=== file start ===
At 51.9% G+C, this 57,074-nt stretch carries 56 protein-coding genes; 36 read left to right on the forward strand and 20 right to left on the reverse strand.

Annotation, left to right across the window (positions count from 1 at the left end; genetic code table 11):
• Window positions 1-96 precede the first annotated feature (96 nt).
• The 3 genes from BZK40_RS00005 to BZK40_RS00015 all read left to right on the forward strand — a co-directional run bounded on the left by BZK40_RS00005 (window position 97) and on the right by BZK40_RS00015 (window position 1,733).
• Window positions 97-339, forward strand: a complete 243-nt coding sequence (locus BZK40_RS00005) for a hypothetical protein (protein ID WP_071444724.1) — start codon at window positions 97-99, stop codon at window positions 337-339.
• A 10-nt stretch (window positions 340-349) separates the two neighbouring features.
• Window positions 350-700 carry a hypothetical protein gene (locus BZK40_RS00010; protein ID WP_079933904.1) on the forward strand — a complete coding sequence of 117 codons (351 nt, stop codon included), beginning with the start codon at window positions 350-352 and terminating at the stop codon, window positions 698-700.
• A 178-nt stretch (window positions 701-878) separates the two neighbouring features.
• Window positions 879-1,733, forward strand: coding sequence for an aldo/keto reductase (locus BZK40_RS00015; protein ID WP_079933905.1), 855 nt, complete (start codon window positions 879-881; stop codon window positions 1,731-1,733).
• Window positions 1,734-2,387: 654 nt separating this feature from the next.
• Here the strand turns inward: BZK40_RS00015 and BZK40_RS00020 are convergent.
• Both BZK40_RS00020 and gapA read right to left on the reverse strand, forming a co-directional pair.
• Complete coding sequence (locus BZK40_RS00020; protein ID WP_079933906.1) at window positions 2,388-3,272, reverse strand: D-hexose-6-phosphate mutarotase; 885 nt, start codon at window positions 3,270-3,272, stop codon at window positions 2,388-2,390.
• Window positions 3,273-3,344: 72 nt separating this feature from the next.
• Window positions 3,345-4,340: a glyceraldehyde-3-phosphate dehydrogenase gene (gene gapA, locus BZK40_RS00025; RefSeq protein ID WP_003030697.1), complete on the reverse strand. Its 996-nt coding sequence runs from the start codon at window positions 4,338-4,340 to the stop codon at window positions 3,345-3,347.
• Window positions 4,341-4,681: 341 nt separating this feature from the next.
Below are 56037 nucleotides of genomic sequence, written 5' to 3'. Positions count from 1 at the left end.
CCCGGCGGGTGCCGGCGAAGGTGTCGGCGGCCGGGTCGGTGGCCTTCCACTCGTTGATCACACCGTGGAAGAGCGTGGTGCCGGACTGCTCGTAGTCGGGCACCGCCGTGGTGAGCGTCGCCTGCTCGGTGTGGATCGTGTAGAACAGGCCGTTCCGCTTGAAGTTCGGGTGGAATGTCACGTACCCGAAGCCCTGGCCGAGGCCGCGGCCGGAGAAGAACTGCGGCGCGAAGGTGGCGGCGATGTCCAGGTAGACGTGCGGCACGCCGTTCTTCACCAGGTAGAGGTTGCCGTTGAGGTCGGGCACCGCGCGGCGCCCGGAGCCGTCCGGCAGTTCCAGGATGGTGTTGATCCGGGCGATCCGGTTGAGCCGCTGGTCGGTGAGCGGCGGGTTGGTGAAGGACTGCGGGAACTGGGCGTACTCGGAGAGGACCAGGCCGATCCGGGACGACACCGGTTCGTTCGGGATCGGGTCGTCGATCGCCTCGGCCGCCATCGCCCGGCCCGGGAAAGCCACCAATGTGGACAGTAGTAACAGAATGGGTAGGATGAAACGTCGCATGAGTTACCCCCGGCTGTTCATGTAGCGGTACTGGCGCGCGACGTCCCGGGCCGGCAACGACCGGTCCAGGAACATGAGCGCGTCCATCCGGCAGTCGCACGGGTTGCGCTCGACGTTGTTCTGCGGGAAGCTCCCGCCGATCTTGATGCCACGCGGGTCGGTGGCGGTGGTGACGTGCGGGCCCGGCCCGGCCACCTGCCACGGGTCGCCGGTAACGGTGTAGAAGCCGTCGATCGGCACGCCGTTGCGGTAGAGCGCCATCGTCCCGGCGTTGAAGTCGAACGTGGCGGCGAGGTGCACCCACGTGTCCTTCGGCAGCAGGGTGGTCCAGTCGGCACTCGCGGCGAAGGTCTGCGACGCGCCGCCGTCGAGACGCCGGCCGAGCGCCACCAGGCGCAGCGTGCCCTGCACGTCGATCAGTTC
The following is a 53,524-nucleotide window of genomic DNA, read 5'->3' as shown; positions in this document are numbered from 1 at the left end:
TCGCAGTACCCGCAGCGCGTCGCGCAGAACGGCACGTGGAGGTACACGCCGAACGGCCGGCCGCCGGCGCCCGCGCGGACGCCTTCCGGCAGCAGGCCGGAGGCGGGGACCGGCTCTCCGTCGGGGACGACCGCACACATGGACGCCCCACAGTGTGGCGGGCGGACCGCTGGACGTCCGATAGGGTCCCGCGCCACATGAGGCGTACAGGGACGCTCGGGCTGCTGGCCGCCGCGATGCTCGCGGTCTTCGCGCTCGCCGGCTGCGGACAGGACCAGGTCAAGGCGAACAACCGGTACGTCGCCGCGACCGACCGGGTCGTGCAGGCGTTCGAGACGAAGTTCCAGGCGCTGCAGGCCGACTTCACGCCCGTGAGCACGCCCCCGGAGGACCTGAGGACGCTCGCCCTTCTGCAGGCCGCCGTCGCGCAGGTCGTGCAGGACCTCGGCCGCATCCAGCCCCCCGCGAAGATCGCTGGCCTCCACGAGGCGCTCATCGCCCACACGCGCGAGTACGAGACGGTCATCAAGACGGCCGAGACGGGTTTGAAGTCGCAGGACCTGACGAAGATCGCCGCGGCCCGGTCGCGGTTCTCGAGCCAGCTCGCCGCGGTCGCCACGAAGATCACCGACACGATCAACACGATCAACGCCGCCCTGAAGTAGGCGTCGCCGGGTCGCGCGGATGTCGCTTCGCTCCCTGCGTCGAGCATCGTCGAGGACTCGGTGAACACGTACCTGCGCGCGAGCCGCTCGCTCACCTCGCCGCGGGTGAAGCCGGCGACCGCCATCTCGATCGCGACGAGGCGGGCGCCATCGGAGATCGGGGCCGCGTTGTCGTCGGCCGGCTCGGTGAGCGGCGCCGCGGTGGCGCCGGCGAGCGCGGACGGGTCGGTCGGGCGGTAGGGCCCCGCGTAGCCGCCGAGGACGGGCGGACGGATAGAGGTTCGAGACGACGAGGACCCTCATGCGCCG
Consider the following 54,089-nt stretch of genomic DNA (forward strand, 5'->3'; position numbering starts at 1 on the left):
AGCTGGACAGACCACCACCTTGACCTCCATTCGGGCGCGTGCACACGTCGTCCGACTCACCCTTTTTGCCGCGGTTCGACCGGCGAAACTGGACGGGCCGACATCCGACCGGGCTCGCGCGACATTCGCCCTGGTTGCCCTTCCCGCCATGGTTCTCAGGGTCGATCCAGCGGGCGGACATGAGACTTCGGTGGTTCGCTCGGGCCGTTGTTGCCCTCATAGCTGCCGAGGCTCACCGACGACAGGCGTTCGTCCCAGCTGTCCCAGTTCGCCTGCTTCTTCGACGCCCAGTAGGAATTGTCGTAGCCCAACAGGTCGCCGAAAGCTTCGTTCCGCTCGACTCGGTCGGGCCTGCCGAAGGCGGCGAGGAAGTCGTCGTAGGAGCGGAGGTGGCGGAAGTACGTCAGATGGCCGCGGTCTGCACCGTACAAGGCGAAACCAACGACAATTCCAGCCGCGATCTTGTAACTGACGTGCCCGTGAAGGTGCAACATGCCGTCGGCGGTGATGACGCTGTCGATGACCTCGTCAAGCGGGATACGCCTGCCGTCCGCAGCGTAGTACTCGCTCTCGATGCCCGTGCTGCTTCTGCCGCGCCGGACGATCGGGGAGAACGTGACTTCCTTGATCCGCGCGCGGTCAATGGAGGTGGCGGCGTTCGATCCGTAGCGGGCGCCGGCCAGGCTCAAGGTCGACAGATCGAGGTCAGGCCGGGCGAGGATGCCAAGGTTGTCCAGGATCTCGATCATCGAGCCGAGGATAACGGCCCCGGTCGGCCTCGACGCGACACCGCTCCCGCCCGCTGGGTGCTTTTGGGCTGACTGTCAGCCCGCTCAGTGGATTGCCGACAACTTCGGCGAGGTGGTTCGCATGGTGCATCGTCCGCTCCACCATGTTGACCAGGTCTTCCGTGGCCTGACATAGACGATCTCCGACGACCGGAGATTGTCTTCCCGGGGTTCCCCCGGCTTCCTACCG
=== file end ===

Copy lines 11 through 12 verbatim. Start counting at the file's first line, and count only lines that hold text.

• Here the strand turns inward: BZK40_RS00015 and BZK40_RS00020 are convergent.
• Both BZK40_RS00020 and gapA read right to left on the reverse strand, forming a co-directional pair.